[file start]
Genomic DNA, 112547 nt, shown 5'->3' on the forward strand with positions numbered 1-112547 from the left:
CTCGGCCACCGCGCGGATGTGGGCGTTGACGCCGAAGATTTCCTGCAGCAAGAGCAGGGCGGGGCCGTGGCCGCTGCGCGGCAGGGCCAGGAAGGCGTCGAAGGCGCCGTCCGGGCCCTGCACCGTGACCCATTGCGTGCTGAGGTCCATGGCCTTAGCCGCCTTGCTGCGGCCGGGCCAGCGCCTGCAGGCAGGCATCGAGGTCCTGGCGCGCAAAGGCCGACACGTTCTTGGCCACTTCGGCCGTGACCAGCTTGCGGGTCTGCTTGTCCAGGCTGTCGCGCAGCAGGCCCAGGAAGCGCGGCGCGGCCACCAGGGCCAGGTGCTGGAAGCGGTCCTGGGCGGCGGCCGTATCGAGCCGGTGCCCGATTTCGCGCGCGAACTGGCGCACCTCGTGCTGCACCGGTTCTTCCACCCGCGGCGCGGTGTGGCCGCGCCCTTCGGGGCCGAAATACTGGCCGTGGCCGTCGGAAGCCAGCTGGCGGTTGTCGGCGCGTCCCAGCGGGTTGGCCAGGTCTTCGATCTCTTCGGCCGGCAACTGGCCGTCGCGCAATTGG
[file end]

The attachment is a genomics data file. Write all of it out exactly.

Genomic DNA, 112547 nt, shown 5'->3' on the forward strand with positions numbered 1-112547 from the left:
CTCGGCCACCGCGCGGATGTGGGCGTTGACGCCGAAGATTTCCTGCAGCAAGAGCAGGGCGGGGCCGTGGCCGCTGCGCGGCAGGGCCAGGAAGGCGTCGAAGGCGCCGTCCGGGCCCTGCACCGTGACCCATTGCGTGCTGAGGTCCATGGCCTTAGCCGCCTTGCTGCGGCCGGGCCAGCGCCTGCAGGCAGGCATCGAGGTCCTGGCGCGCAAAGGCCGACACGTTCTTGGCCACTTCGGCCGTGACCAGCTTGCGGGTCTGCTTGTCCAGGCTGTCGCGCAGCAGGCCCAGGAAGCGCGGCGCGGCCACCAGGGCCAGGTGCTGGAAGCGGTCCTGGGCGGCGGCCGTATCGAGCCGGTGCCCGATTTCGCGCGCGAACTGGCGCACCTCGTGCTGCACCGGTTCTTCCACCCGCGGCGCGGTGTGGCCGCGCCCTTCGGGGCCGAAATACTGGCCGTGGCCGTCGGAAGCCAGCTGGCGGTTGTCGGCGCGTCCCAGCGGGTTGGCCAGGTCTTCGATCTCTTCGGCCGGCAACTGGCCGTCGCGCAATTGG